In most places, if you cross a time zone border, you’ll only go one hour forward or backward. But at this tri-country border, you can leap forward or backward two hours, depending on which border you cross.
This strange construction happens because of Norway’s hook-like shape. Some of the country’s northern end touches both Finland and Russia. The point where Norway meets Finland and Russia is not only a three-country point, but also a place where time gets weird. It’s the only place where Central European Time, Eastern European Time, and Further-eastern European Time meet.
When Norway follows Central European Standard Time, it’s GMT +1. During this part of the year, Finland is GMT +2, and this part of Russia is GMT +3. Just walking around this point and stepping into the countries will put you in a whirlwind of time zones.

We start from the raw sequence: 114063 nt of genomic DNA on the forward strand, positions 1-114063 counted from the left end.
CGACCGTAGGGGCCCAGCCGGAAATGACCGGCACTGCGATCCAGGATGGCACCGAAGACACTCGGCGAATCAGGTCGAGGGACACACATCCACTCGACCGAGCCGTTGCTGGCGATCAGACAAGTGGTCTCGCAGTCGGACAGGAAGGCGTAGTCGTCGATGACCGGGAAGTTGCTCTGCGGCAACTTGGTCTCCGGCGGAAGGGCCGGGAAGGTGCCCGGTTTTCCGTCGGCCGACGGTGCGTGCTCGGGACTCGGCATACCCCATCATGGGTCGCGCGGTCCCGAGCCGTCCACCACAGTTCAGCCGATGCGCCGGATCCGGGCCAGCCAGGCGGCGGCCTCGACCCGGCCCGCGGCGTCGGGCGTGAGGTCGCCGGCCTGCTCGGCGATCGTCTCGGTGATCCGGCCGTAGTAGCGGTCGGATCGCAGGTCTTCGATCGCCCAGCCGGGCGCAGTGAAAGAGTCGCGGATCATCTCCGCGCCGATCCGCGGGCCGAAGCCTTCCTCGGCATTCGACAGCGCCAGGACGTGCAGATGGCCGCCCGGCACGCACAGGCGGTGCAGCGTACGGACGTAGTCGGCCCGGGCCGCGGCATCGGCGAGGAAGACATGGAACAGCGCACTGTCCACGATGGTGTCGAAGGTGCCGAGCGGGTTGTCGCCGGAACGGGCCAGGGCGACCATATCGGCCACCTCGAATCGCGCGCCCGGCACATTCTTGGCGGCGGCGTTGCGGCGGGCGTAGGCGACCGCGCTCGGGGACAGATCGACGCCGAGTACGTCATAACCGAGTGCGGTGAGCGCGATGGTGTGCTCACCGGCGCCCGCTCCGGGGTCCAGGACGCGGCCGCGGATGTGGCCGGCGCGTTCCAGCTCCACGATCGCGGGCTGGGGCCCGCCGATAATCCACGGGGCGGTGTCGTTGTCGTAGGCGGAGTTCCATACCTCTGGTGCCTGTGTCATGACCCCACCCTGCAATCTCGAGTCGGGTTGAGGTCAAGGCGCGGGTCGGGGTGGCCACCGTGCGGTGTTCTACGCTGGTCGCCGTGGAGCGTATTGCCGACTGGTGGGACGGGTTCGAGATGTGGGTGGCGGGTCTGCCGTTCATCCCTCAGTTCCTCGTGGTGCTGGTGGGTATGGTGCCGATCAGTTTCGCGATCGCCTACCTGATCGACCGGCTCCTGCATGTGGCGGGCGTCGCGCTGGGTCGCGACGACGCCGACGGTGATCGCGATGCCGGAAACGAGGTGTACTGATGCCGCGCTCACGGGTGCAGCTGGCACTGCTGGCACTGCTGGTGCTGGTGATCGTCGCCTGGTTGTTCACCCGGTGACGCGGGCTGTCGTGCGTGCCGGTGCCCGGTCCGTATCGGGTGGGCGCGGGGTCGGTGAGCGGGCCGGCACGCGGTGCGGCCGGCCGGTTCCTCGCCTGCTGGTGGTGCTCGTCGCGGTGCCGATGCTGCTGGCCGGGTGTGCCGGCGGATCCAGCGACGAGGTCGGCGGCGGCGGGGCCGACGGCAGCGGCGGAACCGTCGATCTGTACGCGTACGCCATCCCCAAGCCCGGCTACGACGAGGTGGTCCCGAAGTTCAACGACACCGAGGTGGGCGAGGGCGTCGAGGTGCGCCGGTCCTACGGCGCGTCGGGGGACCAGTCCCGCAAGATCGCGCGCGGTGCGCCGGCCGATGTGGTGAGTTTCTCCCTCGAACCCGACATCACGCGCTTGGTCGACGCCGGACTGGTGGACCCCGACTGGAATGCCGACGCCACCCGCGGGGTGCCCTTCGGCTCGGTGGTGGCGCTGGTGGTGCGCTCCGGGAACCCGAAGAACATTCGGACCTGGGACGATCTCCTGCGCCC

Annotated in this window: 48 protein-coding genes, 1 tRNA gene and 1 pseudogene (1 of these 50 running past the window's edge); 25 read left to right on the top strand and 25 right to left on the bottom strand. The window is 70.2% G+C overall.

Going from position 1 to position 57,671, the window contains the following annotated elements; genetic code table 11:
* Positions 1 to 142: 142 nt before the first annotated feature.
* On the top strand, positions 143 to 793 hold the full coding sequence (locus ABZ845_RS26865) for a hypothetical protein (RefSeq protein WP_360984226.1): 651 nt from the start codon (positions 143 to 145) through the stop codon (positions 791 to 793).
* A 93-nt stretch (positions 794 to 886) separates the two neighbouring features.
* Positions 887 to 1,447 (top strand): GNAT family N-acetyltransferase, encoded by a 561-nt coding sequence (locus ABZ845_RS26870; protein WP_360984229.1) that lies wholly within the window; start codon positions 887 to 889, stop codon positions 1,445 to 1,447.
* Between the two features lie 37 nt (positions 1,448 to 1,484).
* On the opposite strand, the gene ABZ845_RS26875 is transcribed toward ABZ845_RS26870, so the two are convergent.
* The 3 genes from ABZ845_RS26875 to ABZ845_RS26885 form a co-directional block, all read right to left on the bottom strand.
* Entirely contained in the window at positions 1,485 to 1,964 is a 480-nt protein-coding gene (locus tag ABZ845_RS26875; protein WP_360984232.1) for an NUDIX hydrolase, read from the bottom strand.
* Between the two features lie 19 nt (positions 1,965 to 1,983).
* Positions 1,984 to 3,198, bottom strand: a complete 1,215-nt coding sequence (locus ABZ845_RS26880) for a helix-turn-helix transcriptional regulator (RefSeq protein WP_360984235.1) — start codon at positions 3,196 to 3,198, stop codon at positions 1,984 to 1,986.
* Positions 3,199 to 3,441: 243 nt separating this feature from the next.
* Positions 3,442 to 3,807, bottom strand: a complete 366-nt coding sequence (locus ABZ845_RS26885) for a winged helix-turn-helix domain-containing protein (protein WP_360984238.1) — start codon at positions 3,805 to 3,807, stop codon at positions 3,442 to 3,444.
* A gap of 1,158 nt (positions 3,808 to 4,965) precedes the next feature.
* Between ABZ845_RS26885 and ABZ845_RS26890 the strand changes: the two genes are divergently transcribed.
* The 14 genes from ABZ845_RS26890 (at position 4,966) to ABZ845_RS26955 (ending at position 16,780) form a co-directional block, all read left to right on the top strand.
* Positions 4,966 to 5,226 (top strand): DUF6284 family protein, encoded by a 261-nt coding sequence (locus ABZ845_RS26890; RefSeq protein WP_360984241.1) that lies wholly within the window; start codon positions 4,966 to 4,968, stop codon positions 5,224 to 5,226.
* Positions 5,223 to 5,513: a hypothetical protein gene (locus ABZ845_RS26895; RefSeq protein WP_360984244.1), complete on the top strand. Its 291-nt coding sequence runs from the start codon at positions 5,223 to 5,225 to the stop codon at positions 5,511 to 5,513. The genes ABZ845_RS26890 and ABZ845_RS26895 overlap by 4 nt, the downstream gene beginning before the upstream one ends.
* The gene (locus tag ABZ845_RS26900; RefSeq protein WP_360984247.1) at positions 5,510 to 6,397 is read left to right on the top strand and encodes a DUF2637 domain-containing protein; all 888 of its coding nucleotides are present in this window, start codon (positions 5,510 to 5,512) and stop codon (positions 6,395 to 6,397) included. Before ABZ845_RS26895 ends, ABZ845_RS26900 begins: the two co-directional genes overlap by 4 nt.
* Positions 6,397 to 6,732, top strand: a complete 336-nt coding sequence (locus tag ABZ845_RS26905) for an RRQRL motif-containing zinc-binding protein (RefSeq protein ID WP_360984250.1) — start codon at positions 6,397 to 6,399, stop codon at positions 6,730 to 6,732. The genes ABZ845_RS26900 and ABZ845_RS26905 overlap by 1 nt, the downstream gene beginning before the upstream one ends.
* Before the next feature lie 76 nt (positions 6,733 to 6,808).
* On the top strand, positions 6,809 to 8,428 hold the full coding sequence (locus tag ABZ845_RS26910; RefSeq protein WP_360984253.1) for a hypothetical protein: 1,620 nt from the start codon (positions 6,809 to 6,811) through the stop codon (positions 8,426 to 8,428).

Treriksrøysa is a cairn that marks the spot where the three countries meet. It’s been there since 1846, with a concrete tetrahedron showing each country’s name added in 1945.
Know Before You Go
The tripoint is most easily reached from Grensefoss on the Norwegian side, around a three-mile hike each way. The point is free to access and you can cross into Finland, but do watch out with going into Russia without a visa.